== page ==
Police Descend Hard On Curfew Violators

Police are tightening enforcement of the curfew, at present between 6pm and 6am, and those breaking it now have higher risk of arrest and impoundment of any vehicle they might be using.

Only essential services, and shift workers in those services going to and from work, are permitted to move during the curfew hours.

Already a bus crew has been jailed this week for an effective five months for breaking the curfew and organisers of a New Year’s party in Harare were jailed soon afterwards.

The curfew was imposed in the middle of last year, starting with 6pm to 6am to limit movements. The starting time was progressively eased in steps to 10pm before being brought back to 6pm at the beginning of the month as Zimbabwe was taken back to a level four lockdown to clamp down on a spike in Covid-19 infections.

However, more and more people were ignoring the curfew in the later months of last year and there was a build up of traffic to near normal levels.

When the curfew was extended to 6pm to 6am there was an almost immediate large and dramatic drop in traffic and pedestrians, with the only largish group being the stragglers getting home from their essential or permitted work in the early evening, especially if they had to take two buses to get home. And they were basically home soon after curfew.

However, over the past two weeks there have been a growing number of violators on the roads, although numbers are still far lower than last month, and that stealthy growth has triggered the police response to tighten enforcement.

In a statement, national police spokesperson Assistant Commissioner Paul Nyathi said unauthorised movements, whether on foot or motorised, were not allowed during any curfew hours and anyone found walking or driving would be arrested, with vehicles being impounded.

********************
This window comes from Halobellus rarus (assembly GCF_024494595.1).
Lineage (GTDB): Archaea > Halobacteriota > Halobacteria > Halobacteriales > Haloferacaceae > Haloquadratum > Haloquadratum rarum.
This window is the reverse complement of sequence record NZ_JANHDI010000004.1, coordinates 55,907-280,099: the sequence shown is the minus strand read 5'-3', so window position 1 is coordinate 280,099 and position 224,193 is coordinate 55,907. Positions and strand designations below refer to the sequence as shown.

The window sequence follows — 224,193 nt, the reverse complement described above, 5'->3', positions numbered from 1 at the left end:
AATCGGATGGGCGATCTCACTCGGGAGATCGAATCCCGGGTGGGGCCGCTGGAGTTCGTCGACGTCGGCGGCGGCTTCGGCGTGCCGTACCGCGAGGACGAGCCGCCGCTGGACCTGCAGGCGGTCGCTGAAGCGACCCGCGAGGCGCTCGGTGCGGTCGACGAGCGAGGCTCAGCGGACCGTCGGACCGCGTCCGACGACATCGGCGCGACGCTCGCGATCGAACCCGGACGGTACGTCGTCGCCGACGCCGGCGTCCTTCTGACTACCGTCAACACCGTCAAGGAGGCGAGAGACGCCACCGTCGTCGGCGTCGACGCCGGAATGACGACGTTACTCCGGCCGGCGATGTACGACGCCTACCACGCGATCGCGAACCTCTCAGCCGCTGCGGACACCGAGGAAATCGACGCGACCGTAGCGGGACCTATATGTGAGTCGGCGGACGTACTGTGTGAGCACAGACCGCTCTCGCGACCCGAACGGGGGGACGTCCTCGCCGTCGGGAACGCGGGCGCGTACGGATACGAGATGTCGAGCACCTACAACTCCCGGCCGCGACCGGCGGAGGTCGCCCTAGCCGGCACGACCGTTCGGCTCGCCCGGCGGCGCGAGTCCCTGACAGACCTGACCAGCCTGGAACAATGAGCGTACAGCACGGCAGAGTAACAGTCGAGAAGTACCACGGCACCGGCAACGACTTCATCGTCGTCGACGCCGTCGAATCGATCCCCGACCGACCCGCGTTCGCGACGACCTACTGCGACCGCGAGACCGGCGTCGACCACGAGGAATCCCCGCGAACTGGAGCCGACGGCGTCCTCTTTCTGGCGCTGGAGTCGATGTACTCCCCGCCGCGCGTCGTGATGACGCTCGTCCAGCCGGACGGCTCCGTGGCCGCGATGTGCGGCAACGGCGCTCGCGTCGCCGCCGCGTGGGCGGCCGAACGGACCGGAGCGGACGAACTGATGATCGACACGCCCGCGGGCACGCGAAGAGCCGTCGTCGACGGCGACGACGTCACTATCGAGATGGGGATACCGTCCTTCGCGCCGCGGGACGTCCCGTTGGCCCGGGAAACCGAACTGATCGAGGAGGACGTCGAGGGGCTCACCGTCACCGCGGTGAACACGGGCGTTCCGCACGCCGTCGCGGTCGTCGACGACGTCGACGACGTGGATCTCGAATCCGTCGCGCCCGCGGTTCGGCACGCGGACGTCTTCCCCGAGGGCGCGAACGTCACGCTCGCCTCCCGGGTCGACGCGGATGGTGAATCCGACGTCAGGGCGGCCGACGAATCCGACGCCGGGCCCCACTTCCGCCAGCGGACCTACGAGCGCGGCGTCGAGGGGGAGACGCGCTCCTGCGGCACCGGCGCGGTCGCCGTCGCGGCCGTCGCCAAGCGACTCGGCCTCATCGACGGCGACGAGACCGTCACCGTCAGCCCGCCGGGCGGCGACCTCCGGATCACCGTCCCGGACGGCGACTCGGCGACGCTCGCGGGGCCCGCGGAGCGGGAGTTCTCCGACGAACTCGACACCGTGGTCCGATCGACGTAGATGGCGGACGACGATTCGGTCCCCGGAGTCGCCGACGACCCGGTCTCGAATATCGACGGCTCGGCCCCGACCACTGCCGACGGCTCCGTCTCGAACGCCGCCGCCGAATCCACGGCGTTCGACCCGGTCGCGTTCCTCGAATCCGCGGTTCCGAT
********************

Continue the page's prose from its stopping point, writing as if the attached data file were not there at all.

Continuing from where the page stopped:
“Those travelling between cities should plan their journeys so that they do not breach the curfew order. On Sunday, January 17 2021, and Monday, January 18 2021, there was chaos along Harare-Bulawayo Road, as long queues stretching from the Norton tollgate up to Whitehouse area in Harare were seen.

“Some motorists were even confrontational to the police despite the fact that most of them were non-compliant with the curfew order,” he said.

Meanwhile, on Monday, a total of 2 336 people were arrested countrywide for various offences related to contravening the national lockdown regulations.

Of these, 890 were arrested for unnecessary movement during lockdown, except those exempted, while 920 for failing to wear face masks.

So far police have arrested a total of 341 251 people since March last year for breaches of the national lockdown regulations.

“Members of the public are urged to take heed of safety, health and security measures meant to protect lives during this Covid-19 situation,” Asst Comm Nyathi said.

Illegal beer outlets, people out socialising, laxity in enforcing Covid-19 regulations and alleged corruption in allowing people to travel in breach of the lockdown and curfew have emerged as stumbling blocks in the fight against Covid-19.

There are widespread reports of intercity travel, banned by Government during the level four lockdown unless for emergency or essential purposes, amid allegations that people are paying bribes to get through some roadblocks. In Kariba, people are travelling to areas such as Makuti, Karoi, Chirundu, Harare and Chinhoyi among others in non-Zupco commuter omnibuses, which have been banned from carrying passengers since the start of the lockdown in March last year.

Kariba has 138 cases and eight deaths between December 23 and Monday.

People alleged that kombis they were in were paying between US$5 and US$10 at roadblocks mounted at Quarry in Kariba and Makuti to pass through.

However, some kombis have switched to carrying fresh produce from areas such as Karoi and the surrounding farming community, which is legal since those supplying the markets are permitted to hire transport. But they break the rules if they take a paying passenger.

Imbibers are sourcing beer from defiant outlets while there is reluctance to put on facemasks, sanitise and maintain social distance by some residents. Shebeens flourish in residential areas.

The Kariba district Covid-19 Taskforce is racing against time to set up an isolation centre with workers from the Public Works department undertaking some repair works.

However, work has stopped as some workers wait for some materials.

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